Margaret Scott

La farsa del libero scambio

NEW YORK – Da quando sono stati lanciati una decina di anni fa, i negoziati globali sul commercio dell’Organizzazione mondiale del commercio (Wto), noti come Doha Development Round, non hanno portato a nulla, e ciò malgrado è in corso un altro round negoziale. Questa volta però i negoziati non si terranno su una base globale e multilaterale; saranno infatti negoziati due grandi accordi regionali, uno transpacifico e l’altro transatlantico. Le nuove trattative avranno più successo?

Il Doha Round è stato sabotato dal rifiuto degli Stati Uniti di eliminare i sussidi agricoli – una condizione sine qua non per qualsiasi vero round sullo sviluppo, considerato che il 70% delle popolazioni nel mondo in via di sviluppo dipende dall’agricoltura, direttamente o indirettamente. La posizione degli Usa è stata davvero incredibile, tenuto conto che la Wto si era già pronunciata sui sussidi per il cotone in America – versati a ben 25.000 ricchi agricoltori – giudicandoli illegali. La risposta dell’America è stata di corrompere il Brasile, che aveva presentato una denuncia, e non di approfondire ulteriormente la questione, lasciando soli milioni di poveri agricoltori di cotone dell’Africa sub-Sahariana e dell’India, che patiscono i prezzi depressi a causa della “largesse” americana nei confronti degli agricoltori abbienti.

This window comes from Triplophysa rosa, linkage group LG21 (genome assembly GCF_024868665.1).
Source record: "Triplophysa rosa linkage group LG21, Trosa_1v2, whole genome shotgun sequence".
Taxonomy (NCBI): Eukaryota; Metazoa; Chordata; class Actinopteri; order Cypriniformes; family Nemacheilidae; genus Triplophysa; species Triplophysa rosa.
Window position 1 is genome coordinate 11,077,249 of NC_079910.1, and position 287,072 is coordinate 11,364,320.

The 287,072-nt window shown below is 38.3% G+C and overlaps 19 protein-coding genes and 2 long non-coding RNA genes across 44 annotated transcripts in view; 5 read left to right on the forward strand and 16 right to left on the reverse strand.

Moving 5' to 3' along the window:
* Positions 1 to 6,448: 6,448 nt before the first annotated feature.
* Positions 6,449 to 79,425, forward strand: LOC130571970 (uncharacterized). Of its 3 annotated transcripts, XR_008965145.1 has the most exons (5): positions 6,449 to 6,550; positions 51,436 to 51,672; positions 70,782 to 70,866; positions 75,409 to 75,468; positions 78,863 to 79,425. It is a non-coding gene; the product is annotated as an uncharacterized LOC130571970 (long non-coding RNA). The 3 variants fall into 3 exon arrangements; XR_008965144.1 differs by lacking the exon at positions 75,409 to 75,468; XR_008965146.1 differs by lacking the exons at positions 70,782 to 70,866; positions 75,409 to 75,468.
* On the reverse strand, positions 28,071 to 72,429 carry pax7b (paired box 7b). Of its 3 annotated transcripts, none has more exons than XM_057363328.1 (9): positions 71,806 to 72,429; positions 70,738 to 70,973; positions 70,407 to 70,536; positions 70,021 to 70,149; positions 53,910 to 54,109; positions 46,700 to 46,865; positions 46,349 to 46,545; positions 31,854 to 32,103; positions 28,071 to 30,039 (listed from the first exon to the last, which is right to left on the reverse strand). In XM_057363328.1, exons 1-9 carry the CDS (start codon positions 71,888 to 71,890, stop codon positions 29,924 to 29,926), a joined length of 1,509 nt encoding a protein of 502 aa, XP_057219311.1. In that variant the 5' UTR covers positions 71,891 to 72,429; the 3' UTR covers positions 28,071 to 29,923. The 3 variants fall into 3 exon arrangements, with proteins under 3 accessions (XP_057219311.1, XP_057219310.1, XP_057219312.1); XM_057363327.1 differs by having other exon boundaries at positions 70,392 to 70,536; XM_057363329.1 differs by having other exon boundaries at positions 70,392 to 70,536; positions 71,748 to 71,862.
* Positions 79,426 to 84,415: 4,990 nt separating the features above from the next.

Considerata la storia recente, ora sembra chiaro che i negoziati volti a creare un’area di libero scambio tra Usa ed Europa e tra Usa e gran parte del Pacifico (eccetto la Cina) non stanno per realizzare un vero e proprio sistema di libero scambio. Al contrario, l’obiettivo è un regime commerciale gestito, teso cioè ad assecondare quegli interessi speciali che da tempo dominano la politica commerciale dell’Occidente.

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